I’m camped at Owhi campground on Cooper Lake. There were quite a few campsites available at Owhi. Because of the size of our tent, we need a fairly large, flat area in camp. All of the campsites are walk-in only. There was one that was easily accessible, but the person next to it had stuff everywhere, and it was in what appeared to be a very busy area of the campground. Some of our stuff is too heavy for me to carry it the 150 steps from the truck, especially given the condition of the trail (steep in spots, winding, with a few ankle-twisting tree roots and rocks). I brought the tent, our camp chairs, my pack, and my sleeping bag & ensolite pad: I’m unwilling to inflate the mattress at the truck and then try to walk down the trail with it, especially given that I won’t be sleeping on it again until Friday night. Thus, there was no need to bring the queen size bed to the campsite, either.
The chuck wagon box is the heaviest of the lot. I opted to bring down the stove and just what I’d be eating tonight. Unfortunately, that means I’ll have to make the trek to the truck before I can make breakfast. But since the truck is between me and the toilet, I’d be walking right by it first thing in morning, regardless. (The toilet is 300 steps away. Yes, it felt necessary to check how far it is.)
My plan for tomorrow is to hike to Pete Lake or Waptus Lake. The ranger didn’t have any recent information about the trail to Waptus, and she said she was curious about the river ford because the recent warm weather means more snow melt. I’m a scaredy cat when it comes to river fords, all the more so when I’m hiking alone. I plan to head to Waptus. If the ford is beyond my skill level, I will go check out Escondido Lake. If there’s no good camping there, I’ll head down to Pete Lake.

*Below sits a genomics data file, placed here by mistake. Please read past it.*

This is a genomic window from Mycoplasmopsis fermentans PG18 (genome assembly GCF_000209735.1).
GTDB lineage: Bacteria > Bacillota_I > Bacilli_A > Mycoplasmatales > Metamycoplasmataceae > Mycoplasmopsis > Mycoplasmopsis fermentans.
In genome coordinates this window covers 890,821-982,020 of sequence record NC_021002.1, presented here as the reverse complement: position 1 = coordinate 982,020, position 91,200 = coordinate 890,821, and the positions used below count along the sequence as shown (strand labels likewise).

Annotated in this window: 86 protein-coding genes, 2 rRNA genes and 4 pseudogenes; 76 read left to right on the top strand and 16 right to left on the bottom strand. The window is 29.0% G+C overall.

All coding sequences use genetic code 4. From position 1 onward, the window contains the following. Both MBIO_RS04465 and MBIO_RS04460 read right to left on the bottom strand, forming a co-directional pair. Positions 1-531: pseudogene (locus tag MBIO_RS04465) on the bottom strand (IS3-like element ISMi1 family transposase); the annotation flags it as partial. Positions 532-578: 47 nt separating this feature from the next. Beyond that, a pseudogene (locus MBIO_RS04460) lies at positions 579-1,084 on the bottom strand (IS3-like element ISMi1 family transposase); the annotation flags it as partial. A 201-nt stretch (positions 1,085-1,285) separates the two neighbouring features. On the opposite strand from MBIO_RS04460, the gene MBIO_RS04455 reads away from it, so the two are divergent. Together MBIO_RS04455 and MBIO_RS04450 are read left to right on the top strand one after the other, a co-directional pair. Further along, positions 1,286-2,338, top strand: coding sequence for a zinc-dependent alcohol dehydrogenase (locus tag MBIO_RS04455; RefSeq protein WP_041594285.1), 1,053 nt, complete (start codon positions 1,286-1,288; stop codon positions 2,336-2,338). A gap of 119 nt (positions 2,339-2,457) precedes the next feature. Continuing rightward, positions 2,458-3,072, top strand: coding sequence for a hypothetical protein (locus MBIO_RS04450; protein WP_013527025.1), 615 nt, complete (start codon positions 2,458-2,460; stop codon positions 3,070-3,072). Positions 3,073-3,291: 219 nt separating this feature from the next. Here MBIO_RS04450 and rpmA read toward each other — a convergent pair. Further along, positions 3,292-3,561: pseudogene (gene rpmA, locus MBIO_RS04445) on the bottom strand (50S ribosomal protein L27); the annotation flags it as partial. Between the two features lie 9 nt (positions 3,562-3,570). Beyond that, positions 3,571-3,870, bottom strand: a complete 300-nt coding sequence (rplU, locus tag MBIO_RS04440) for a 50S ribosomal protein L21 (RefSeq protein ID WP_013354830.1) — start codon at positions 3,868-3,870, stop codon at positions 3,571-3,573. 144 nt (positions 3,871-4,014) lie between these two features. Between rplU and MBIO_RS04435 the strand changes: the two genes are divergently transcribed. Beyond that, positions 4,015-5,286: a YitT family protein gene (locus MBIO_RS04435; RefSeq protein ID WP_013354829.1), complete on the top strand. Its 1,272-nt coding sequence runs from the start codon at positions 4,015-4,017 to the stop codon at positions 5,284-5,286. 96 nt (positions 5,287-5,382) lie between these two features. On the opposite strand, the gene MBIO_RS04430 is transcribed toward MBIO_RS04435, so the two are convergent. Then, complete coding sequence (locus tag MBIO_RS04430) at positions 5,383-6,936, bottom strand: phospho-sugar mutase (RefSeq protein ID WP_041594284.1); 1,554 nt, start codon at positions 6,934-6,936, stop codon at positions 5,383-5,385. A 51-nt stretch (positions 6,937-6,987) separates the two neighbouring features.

I walked up to the trailhead to see how far it is from this campsite. I’m glad I did, because it’s farther than I remembered – just over a mile. Not so far as to justify driving there, but something I need to consider when hiking back.
Once I got back from the walk to the trailhead, I set to preparing dinner. It was a little discouraging how weary I was getting walking to the truck, given that I’ll be hiking 8-10 miles tomorrow with a 35-pound pack. C’mon, body! You ran a petitmarathon with 4000′ of elevation gain and loss in March! You can hike! *fingers crossed*
Dinner was a test-run for tomorrow’s trail dinner: dehydrated potatoes with dehydrated ground beef. Tonight, I cooked them with a Knorr creamy pesto sauce packet. It was definitely trail food: hot & gooey. 🙂 Tomorrow night, it’ll be potatoes, ground beef, and cheese sauce. Let’s hope my gut forgives me.
It’s about 8 p.m. now. The sun has dipped below the mountains. It’s cooled off rapidly as the wind has freshened. The wind and the fire I have burning is helping to keep the mosquitos at bay. As I was walking around the campground ferrying stuff to and from the truck, I saw a pair of western tanagers, a red-breasted sapsucker, and a pacific tree frog. (I also saw a downy woodpecker, but I see those where I live.) This is shaping up to be a lovely evening.
With all that walking, I logged over 18,000 steps on Tuesday.